That’s when freshman middle Mercedes O’Neal, a general education major from West Jordan, came in to save the day. O’Neal rotated to the right side after normally playing middle blocker. She had multiple kills that turned the game back over to Dixie. DSC won the second set 25-19.

“My team drives me,” O’Neal said. “I want to be a leader on the court, and I know if I put the balls away that it’s going to help us, and then I don’t have to depend on anyone else if I can get my job done.”

DSC came back again being tied 1-1. A point saving block helped keep Dixie where they wanted to be.

DSC moved the ball around nicely as they were consistent in scrambling and striving to keep the ball in-bounds. Dixie never stayed more than 5 points behind in this third set.

But Dixie got off track in the final moments and resulted in a Lancer Victory with 19-25 on the third set.

The fourth set started off with Dixie trailing behind. DSC worked as a team to try to catch up to CBU by making many digs and blocking every other tip. DSC started catching up. With a time out on the fourth set, the score was 8-14 Lancers. 

It didn’t matter where the ball landed for DSC. Dixie played every ball as they attempted to keep the ball in-bounds.

Some of Dixie’s efforts gave CBU some easy points, and CBU won the final set with the match win at 19-25.

The Red Storm play Point Loma Nazarene Friday at 8 p.m.

Hotel Transylvania a Halloween delight

Mummies, zombies and an invisible man fill the rooms at “Hotel Transylvania,” a spook-filled mansion meant to keep all monsters safe from those creepy, evil creatures they call humans.

“Hotel Transylvania” wasn’t what I was expecting: a spooky movie that resembled “The Nightmare before Christmas,” an entertaining cartoon for children and adults.

Yet it was nothing like that at all. The only thing that rattled my bones  or gave me the creeps was the occasional roar from Big Foot and a couple spooky sections where Dracula bore his teeth.

I expected ooze and slime, ferocious yellow teeth and weird-looking bugs. But while I knew the movie was about Dracula and his daughter I still expected a little more “typical” monster. Instead I got “Hotel Transylvania.”

Dracula is trying to protect his daughter from the outside world and he thinks he has done a good job. But when a human wanders into the hotel, his daughter’s birthday turns into chaos.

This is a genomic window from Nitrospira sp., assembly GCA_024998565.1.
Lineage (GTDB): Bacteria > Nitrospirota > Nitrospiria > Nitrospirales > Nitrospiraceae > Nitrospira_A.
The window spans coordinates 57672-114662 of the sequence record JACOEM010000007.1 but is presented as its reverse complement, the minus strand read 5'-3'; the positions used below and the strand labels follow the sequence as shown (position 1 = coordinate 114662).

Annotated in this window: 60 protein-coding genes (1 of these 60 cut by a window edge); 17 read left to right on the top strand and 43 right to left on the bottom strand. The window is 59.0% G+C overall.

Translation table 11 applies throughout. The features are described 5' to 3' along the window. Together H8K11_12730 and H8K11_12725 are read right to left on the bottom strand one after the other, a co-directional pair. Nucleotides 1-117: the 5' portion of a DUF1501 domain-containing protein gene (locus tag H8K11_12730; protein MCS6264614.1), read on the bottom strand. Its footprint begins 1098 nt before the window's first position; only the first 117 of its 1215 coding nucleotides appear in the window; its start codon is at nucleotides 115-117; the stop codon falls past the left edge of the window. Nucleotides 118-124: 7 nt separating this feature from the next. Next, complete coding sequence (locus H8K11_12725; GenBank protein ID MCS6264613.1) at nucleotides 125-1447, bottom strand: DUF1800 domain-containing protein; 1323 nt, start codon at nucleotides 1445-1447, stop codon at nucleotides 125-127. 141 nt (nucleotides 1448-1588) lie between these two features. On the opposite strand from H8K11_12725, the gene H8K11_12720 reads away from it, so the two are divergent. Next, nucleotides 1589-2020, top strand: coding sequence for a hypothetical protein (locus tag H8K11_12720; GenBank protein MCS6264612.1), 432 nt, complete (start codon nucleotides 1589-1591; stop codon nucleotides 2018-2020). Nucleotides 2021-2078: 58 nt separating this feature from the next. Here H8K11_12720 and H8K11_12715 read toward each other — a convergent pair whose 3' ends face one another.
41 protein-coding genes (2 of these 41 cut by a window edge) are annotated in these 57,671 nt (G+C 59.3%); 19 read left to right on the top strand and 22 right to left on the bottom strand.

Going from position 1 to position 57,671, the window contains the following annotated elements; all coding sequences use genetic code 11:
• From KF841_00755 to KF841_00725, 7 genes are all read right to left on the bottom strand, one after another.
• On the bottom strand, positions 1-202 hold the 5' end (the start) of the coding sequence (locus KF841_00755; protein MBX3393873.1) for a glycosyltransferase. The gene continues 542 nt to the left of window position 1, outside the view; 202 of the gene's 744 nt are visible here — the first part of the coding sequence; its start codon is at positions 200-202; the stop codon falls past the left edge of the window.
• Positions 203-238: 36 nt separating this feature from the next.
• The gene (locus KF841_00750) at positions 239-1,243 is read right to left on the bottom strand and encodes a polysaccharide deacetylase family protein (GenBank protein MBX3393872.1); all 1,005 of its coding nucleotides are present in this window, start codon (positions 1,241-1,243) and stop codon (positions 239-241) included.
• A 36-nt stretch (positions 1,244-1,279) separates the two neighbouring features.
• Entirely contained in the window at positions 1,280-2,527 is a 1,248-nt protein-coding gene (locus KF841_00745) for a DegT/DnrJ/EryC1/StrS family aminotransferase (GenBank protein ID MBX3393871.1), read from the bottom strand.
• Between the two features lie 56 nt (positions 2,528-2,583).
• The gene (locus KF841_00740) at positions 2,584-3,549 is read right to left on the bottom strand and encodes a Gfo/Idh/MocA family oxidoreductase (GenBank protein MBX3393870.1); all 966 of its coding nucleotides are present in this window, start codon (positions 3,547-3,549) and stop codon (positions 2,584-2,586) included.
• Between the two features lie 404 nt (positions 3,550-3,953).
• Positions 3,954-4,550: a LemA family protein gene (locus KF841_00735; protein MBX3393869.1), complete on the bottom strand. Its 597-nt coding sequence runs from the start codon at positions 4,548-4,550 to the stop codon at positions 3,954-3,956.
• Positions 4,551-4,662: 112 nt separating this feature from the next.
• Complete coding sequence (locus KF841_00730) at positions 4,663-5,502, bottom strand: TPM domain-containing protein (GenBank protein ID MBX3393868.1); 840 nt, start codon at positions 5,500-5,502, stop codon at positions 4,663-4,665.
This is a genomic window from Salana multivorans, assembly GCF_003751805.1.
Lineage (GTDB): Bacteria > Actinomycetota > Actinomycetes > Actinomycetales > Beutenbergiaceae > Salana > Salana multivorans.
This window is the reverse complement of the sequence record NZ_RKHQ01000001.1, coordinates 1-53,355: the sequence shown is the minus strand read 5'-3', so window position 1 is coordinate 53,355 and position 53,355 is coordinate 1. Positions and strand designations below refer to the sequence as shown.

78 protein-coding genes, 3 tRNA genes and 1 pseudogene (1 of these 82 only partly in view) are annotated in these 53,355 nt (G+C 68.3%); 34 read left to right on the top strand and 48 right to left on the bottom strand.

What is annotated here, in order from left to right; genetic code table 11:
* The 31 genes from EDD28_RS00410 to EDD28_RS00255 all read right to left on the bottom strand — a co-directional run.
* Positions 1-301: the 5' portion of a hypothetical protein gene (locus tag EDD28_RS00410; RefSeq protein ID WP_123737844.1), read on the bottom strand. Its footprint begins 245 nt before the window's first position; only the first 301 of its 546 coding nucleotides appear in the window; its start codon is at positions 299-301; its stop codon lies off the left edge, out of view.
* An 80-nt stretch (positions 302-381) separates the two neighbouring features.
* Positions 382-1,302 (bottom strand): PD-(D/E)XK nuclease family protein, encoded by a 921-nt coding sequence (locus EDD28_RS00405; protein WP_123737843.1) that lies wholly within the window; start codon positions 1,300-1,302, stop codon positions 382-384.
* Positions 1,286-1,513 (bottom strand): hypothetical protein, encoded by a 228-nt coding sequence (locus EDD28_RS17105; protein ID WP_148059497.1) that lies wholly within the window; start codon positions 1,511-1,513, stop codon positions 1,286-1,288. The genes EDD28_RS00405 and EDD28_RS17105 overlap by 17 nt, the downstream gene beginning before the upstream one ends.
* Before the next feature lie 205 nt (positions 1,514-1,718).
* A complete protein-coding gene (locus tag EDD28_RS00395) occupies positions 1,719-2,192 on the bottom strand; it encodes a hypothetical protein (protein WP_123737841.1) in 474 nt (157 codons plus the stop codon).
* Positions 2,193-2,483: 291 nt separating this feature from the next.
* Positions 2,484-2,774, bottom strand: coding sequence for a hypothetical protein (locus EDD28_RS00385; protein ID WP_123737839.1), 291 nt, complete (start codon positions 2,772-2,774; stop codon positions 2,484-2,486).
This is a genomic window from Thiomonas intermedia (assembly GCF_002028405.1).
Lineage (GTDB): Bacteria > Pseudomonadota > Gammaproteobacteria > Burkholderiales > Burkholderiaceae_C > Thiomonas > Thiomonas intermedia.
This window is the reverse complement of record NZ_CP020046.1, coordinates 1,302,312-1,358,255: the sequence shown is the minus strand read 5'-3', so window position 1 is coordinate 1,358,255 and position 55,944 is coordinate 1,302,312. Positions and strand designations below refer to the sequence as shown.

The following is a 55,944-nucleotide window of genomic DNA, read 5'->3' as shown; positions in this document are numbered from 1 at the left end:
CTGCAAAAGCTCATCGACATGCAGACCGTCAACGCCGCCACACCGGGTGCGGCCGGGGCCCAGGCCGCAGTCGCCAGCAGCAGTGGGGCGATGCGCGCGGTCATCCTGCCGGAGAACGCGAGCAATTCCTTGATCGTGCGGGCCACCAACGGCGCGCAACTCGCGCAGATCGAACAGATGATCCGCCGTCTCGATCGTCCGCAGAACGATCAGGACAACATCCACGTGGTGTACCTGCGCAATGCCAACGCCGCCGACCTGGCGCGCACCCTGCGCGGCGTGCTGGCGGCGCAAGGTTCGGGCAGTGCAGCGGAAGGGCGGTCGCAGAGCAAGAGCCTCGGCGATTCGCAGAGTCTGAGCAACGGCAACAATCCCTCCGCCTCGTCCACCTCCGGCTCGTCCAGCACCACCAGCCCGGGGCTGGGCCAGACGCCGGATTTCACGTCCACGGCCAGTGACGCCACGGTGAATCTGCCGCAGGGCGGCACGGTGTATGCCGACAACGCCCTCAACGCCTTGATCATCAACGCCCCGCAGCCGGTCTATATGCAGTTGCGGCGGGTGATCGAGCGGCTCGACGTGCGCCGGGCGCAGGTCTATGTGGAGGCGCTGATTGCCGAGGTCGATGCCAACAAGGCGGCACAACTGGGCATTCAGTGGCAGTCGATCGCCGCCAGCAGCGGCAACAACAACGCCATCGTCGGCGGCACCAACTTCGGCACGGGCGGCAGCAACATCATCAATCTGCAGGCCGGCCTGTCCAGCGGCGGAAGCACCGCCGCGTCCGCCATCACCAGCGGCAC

The movie was geared toward children 8 and yo. The film was innocent in language and humor, but as a 20-year-old college student, I loved it.

The story was solid and the lesson taught was one that all families have to learn some time or another: letting go. This meant it was relatable and I liked that.

Also, the movie was nothing but childish humor, which is my favorite kind. What is ever better than hearing a child laugh at something he or she thinks is funny and not what their parents are laughing at? I heard a lot of children laughing during the film, which only made it better. 

Frankenstein’s wife was a hoot, the brainless zombies were hilarious, and the hippie human was totally chill. But in all actuality, my favorite characters weren’t in the main cast.

The gremlins that held no emotion and ate anything were adorable, but they also ruined others’ fun! And the little baby werewolves that destroyed all that was in their path and kept their parents on their toes couldn’t have been better. Oh, and the skeletons! I just adored the skeletons. I have to giggle each time I think of them.

The movie made me feel like a child again. It was the same excitement children used to feel toward Halloween trick or treating and helping their mother put up her not-so-scary but cute decorations.

The film is not only worth it for the plot, but it’s also worth it for the feeling you get.

While “Hotel Transylvania” may be geared toward the younger generation, it’s a great show for families to take their children to. Plus, if you’re an animated film lover, check it out before Halloween. It’s a great get away from the ghoulish, evil films that take over the entire month of October. Plus, who couldn’t use a good laugh during the scariest month of the year?

 As Dracula would say, “Enjoy the show, Blah Blehh Blah.”

Campus sleepyheads map out perfect nap nooks

If you have deemed the Dixie State College campus a good place for a snooze, you are not alone.